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INDIANAPOLIS – As much as Chris Ballard loves those picks, the allure of drafting Kwity Paye was too good to pass up on Thursday night.

The Colts had a trade offer on the table as the clock ticked at No. 21 overall.

Ballard knew what it would mean to add more draft capital, as he works his way through a draft with a career-low 6 picks, and also is likely to be without his 1st rounder in 2022.

But Ballard’s infatuation with Paye—and in particular the unique physical gifts of Paye at a premium position, plus a character makeup that the Colts dream of—had the man who wants picks and more picks making a selection in the first round of the draft for the first time since 2018.

And it wasn’t hard.

“I’ve made some pretty easy picks where you just knew and you pull the card and pulling the card of Kwity Paye was very easy,” Ballard said after taking the Michigan defensive end.

It was the combination of Paye’s physical traits (starting with his high motor, to go along with his strength and explosion at 262 pounds), plus the character of him that had Ballard saying no to trading back.

Paye put up 36 reps of 225 pounds on the bench press and ran 4.57 in the 40-yard dash at his pro day. For a guy 6-2 and 261 pounds, putting up those numbers are rare.

“It was really easy because his energy,” Ballard says. “You always look for guys who pop. Do they pop on tape when you’re watching – all 22 of them – who pops off the tape? And Kwity pops off the tape. One, with his athleticism and his speed but also with his effort. This kid, he already plays the way we want to play. He is going to fit in pretty quickly. I know our defensive players were pretty excited. I heard from a few of them.”

Paye’s story of fleeing a war-torn part of Africa, with his mother and older brother, seeking hope and life in the United States, is Hollywood-like.

What Paye has already had to endure in getting to the NFL wasn’t lost on the Colts.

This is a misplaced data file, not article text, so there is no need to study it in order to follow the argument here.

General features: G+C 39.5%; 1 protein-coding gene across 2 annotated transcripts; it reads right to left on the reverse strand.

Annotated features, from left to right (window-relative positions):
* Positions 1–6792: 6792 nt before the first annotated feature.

“He has got good tape. That’s number one,” Ballard says. “To get put on the board in the first round, you have got to have really good tape. Then you’ve got to go through the rest of the process.

“What his backstory tells you is this kid – he’s got some survival skills and when it gets hard in this league, he’s going to be able to handle it. This is a hard league. It’s hard and you’re going to fail. Players are going to fail, you’re going to have some bad moments and you have got to have something inside of you that allows you to push through it. I think it’s one of the really good things that our scouts are able to do is to find those type of players. From Quenton (Nelson) to Braden (Smith) to Darius (Leonard), you can go down the list of guys who have had their – they might not have had the first start to their careers great but they just kept battling and they have a confidence level that they are going to be good players in this league. I think Kwity has that.”

In the days leading up to the draft, many fans clamored for the Colts to trade back.

But you always knew some intriguing defenders would be on the board at No. 21.

The Colts had Paye in that group.

Paye’s traits (to further develop) and disposition were too good for Ballard to move back and get more darts at the board.

And now the Colts hope they have finally found a defensive end of the future.